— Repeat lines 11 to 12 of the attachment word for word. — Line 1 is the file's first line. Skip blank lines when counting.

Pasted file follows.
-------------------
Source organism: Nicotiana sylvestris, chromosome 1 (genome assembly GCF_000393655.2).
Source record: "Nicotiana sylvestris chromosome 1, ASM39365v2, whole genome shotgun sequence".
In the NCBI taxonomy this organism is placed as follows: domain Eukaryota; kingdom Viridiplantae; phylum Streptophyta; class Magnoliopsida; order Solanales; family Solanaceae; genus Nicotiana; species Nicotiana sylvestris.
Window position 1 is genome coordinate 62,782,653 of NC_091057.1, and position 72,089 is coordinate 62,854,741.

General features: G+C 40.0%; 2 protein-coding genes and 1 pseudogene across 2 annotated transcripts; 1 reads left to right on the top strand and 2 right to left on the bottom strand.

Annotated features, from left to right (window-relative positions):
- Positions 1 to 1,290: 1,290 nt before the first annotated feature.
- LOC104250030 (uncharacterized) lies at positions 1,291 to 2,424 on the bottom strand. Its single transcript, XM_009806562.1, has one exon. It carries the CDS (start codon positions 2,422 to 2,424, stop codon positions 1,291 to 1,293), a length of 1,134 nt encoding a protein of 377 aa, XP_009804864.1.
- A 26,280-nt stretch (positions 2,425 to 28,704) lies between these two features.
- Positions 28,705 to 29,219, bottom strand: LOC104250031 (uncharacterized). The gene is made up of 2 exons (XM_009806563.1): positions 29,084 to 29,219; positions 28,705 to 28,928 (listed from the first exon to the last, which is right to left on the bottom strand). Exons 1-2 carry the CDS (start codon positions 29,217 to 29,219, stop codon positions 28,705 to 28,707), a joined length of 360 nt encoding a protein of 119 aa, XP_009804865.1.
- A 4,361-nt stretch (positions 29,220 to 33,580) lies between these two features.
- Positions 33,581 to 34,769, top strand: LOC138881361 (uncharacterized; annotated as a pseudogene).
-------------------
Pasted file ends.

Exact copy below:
- A 4,361-nt stretch (positions 29,220 to 33,580) lies between these two features.
- Positions 33,581 to 34,769, top strand: LOC138881361 (uncharacterized; annotated as a pseudogene).